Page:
“Good Riddance” to Mossadegh
August 24, 1953 — The Lockport Union-Sun & Journal

The Mossadegh Project          


The Lockport Union-Sun & Journal newspaper, serving Lockport, New York and eastern Niagara county. Editorial dated Monday, August 24, 1953.



Overturn in Iran May Be Good For U.S.

The dramatic overthrow of Mohammed Mossadegh, just when he seemed to have grasped unlimited power, is a blow to Russia, good news for the West, and a gain for the Iranians. However, the return of Shah Pahlevi will not automatically cure Iran's internal ills or restore healthy international relations.

The crafty scoundrel, Mossadegh, forgot his cunning in his headlong pursuit of personal power. He made two fatal mistakes: Driving the Shah into exile and accepting Communist help.

The Shah is popular with most Iranians, and moreover, under the constitution he is the army's commander. As in so many historic coups, the army proved the decisive force in this one.

The Russians are no more popular in Iran than elsewhere. The people share the ingrained suspicion of Moscow which is held by all of Russia's neighbors. Religious influence is strong in Iran as in all Moslem countries, as shown by the weight in public affairs of the Mohammedan leader Kashani—and of course all religionists detest Communism's godlessness.

With this background, it is not surprising after all that the army should rally to its commander, with the approval of at least a large section of the population.

The turnover dashes the hopes which the Russians had been cultivating energetically. Moscow had lent its famous trouble-shooter, Lavrentiev, as ambassador to Tehran. He had offered to return 11 tons of gold and $8,000,000 in U.S. currency which Russia had been holding since the war, and had made proposals for buying Iran's oil.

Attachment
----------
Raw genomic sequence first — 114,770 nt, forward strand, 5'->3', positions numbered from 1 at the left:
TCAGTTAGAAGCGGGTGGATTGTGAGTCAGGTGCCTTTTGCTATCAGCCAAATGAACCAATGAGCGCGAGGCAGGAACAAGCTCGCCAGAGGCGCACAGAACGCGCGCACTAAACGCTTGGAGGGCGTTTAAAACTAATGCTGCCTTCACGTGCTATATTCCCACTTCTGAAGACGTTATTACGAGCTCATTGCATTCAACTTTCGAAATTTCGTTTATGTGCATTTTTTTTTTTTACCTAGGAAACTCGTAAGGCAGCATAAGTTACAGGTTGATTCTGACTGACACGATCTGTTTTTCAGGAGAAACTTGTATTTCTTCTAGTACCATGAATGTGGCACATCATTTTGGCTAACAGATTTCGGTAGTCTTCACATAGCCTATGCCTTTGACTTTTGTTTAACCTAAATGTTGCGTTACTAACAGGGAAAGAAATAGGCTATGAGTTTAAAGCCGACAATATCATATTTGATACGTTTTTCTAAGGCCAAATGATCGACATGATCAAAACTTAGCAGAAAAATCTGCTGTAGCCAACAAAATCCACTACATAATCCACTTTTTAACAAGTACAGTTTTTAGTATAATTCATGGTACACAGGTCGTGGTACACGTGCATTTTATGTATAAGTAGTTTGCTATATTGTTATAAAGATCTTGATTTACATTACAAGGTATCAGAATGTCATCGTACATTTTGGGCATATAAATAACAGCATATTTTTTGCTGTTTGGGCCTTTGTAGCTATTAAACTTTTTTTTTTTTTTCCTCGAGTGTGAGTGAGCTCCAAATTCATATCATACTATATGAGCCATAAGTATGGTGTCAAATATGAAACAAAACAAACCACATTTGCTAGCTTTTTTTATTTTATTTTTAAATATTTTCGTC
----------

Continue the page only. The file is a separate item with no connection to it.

The British-Iranian breach, the loss of Iranian oil, and the weak spot created in Western defenses were bad enough. Russian control of Iran would be much worse, and this disaster is much more improbable this week than it was last week.

However, no solution of Iran's feud with the West is in sight as yet. The new strong man, General Zahedi, was seized by the British during the war on suspicion of plotting with the Nazis for an uprising against Allied occupation forces. This indicates that he is a strong nationalist, and indeed nobody can rule in Iran without recognizing the fanatical anti-foreign spirit which has poisoned international relations all over the world and is especially strong in Iran.

Yet the change of rulers may give America an opportunity to regain some influence in Iran and make friends there. President Eisenhower was forced recently to tell Mossadegh politely but firmly that he could expect no U.S. aid until a settlement was made with Britain. Perhaps this policy can now be moderated. On the other hand, Iranians are in no mood for a reasonable agreement on oil, and without oil revenue the country's economics and therefore its politics must remain chaotic.

A bad aspect of the whole affair is the growth of the mob spirit and of government by violence. However, Mossadegh's use of mob violence made it necessary to employ force against him, and certainly he has no right to complain at being "hoist with his own petar." [A phrase made famous in Shakespeare's "Hamlet", meaning to be exploded by your own bomb. The actual term is "petard".] His country and the world must hope that his downfall is final, and can well say good riddance to bad rubbish.






Related links:

Iran to Russia: "Hands Off!" — The Lockport Union-Sun Journal, July 28, 1954

"What Does It Mean?" — The Leader-Republican, August 21, 1953

"Lessons From Iran" — The Wall Street Journal, August 21, 1953



MOSSADEGH t-shirts - "If I sit silently, I have sinned"

Facebook  Twitter  Google+  YouTube